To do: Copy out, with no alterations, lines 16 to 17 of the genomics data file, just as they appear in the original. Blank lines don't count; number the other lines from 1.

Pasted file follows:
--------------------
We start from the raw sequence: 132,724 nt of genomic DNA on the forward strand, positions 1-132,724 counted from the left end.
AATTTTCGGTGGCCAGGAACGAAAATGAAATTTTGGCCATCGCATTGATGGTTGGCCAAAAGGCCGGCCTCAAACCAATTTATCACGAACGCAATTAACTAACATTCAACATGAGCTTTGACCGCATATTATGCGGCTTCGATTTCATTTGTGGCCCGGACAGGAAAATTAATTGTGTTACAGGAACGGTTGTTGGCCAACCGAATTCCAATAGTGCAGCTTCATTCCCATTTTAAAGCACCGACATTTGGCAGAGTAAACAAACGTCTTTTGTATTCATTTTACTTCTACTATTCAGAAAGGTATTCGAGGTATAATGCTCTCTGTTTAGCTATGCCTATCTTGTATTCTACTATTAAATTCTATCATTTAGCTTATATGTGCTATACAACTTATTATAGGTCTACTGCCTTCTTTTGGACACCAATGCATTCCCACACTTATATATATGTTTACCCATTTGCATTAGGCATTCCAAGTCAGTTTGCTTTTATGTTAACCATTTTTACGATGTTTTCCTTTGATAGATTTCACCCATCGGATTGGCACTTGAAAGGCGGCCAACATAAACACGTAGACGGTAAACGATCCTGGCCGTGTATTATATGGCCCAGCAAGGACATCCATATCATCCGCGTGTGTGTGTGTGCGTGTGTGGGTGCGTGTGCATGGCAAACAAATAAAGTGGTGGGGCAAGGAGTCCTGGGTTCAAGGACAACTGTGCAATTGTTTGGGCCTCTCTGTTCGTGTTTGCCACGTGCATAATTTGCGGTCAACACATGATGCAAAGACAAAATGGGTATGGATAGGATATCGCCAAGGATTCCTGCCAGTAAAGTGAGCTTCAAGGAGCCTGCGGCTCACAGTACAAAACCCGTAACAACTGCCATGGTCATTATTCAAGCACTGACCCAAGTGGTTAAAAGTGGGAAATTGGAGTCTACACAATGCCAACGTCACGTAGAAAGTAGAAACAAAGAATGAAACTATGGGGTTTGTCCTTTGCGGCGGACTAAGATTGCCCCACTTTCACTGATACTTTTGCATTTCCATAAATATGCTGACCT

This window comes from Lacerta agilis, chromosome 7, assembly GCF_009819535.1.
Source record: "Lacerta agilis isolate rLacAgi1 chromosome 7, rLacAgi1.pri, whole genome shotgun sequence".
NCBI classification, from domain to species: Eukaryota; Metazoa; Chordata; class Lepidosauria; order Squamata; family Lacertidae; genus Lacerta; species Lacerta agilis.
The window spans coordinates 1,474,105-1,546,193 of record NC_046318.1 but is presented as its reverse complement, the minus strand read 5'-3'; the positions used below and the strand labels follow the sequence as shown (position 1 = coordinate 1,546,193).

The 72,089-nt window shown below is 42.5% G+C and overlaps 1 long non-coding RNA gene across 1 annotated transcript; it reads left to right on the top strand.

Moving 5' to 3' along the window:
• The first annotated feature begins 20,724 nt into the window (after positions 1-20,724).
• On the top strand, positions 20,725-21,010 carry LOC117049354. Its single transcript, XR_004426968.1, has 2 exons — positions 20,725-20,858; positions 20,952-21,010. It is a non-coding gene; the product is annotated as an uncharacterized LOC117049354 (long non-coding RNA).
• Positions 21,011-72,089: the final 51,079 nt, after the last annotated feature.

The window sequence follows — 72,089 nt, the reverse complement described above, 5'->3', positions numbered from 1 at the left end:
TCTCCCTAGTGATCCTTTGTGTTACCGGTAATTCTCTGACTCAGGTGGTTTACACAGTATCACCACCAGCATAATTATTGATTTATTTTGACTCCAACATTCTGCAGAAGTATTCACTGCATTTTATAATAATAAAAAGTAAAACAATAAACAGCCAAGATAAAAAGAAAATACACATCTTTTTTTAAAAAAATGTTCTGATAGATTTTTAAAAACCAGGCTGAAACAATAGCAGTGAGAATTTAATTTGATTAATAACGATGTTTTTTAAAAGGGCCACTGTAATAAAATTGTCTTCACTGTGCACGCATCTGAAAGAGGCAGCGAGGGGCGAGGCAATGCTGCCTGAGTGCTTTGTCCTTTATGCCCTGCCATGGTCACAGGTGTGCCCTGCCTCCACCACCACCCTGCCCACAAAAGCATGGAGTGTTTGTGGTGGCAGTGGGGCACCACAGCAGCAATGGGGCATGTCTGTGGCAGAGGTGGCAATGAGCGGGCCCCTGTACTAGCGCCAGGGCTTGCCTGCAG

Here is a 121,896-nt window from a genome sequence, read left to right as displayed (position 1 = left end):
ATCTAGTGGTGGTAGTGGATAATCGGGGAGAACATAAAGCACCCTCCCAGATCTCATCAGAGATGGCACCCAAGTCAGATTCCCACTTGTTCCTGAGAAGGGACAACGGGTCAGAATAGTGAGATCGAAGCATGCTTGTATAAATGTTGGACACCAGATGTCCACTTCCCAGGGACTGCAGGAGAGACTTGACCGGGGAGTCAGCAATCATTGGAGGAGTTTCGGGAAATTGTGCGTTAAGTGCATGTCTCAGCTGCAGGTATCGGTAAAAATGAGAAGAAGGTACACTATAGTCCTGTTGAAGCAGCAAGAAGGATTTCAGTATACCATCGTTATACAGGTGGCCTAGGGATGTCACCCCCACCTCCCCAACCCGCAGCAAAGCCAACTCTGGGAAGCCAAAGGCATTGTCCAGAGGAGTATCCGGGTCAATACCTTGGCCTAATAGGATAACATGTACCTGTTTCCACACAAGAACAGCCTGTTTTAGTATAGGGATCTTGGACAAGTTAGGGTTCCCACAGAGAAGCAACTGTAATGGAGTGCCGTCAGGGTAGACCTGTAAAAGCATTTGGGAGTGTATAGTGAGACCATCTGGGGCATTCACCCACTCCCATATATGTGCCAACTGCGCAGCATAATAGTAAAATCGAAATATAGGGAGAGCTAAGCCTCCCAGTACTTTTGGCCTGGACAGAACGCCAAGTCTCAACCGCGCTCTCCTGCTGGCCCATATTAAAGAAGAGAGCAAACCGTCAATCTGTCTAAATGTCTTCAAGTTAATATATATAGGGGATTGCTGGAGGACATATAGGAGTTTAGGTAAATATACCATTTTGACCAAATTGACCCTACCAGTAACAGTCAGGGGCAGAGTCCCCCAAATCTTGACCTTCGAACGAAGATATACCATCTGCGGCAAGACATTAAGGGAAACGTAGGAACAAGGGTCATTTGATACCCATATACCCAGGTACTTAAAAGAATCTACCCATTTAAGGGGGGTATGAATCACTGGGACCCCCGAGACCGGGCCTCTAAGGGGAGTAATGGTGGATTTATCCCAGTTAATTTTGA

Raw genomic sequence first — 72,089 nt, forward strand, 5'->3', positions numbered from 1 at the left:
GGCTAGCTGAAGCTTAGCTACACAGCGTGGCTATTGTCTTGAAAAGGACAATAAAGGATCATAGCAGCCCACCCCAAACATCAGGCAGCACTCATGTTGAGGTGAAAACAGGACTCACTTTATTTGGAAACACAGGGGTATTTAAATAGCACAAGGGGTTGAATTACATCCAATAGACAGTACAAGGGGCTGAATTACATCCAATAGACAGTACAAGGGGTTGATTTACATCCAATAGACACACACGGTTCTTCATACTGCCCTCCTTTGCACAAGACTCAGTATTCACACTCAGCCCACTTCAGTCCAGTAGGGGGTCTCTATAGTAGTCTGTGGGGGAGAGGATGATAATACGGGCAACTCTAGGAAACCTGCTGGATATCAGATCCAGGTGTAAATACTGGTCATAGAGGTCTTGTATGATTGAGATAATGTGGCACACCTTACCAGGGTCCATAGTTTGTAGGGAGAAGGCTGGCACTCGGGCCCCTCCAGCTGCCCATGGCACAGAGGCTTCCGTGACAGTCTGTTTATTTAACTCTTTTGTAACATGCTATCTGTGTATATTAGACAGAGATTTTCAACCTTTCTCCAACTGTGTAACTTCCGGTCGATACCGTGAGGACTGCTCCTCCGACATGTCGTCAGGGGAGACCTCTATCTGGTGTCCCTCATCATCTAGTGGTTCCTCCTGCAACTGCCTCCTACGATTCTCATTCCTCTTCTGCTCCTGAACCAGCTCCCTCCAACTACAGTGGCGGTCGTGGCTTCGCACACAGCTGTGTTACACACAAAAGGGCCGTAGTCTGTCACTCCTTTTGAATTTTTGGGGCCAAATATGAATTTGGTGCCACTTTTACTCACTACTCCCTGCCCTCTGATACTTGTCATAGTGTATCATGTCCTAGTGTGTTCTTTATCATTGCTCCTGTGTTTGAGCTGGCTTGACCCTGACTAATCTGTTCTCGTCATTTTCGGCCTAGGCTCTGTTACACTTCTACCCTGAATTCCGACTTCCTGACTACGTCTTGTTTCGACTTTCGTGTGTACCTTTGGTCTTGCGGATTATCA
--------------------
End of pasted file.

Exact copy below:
Raw genomic sequence first — 72,089 nt, forward strand, 5'->3', positions numbered from 1 at the left:
GGCTAGCTGAAGCTTAGCTACACAGCGTGGCTATTGTCTTGAAAAGGACAATAAAGGATCATAGCAGCCCACCCCAAACATCAGGCAGCACTCATGTTGAGGTGAAAACAGGACTCACTTTATTTGGAAACACAGGGGTATTTAAATAGCACAAGGGGTTGAATTACATCCAATAGACAGTACAAGGGGCTGAATTACATCCAATAGACAGTACAAGGGGTTGATTTACATCCAATAGACACACACGGTTCTTCATACTGCCCTCCTTTGCACAAGACTCAGTATTCACACTCAGCCCACTTCAGTCCAGTAGGGGGTCTCTATAGTAGTCTGTGGGGGAGAGGATGATAATACGGGCAACTCTAGGAAACCTGCTGGATATCAGATCCAGGTGTAAATACTGGTCATAGAGGTCTTGTATGATTGAGATAATGTGGCACACCTTACCAGGGTCCATAGTTTGTAGGGAGAAGGCTGGCACTCGGGCCCCTCCAGCTGCCCATGGCACAGAGGCTTCCGTGACAGTCTGTTTATTTAACTCTTTTGTAACATGCTATCTGTGTATATTAGACAGAGATTTTCAACCTTTCTCCAACTGTGTAACTTCCGGTCGATACCGTGAGGACTGCTCCTCCGACATGTCGTCAGGGGAGACCTCTATCTGGTGTCCCTCATCATCTAGTGGTTCCTCCTGCAACTGCCTCCTACGATTCTCATTCCTCTTCTGCTCCTGAACCAGCTCCCTCCAACTACAGTGGCGGTCGTGGCTTCGCACACAGCTGTGTTACACACAAAAGGGCCGTAGTCTGTCACTCCTTTTGAATTTTTGGGGCCAAATATGAATTTGGTGCCACTTTTACTCACTACTCCCTGCCCTCTGATACTTGTCATAGTGTATCATGTCCTAGTGTGTTCTTTATCATTGCTCCTGTGTTTGAGCTGGCTTGACCCTGACTAATCTGTTCTCGTCATTTTCGGCCTAGGCTCTGTTACACTTCTACCCTGAATTCCGACTTCCTGACTACGTCTTGTTTCGACTTTCGTGTGTACCTTTGGTCTTGCGGATTATCA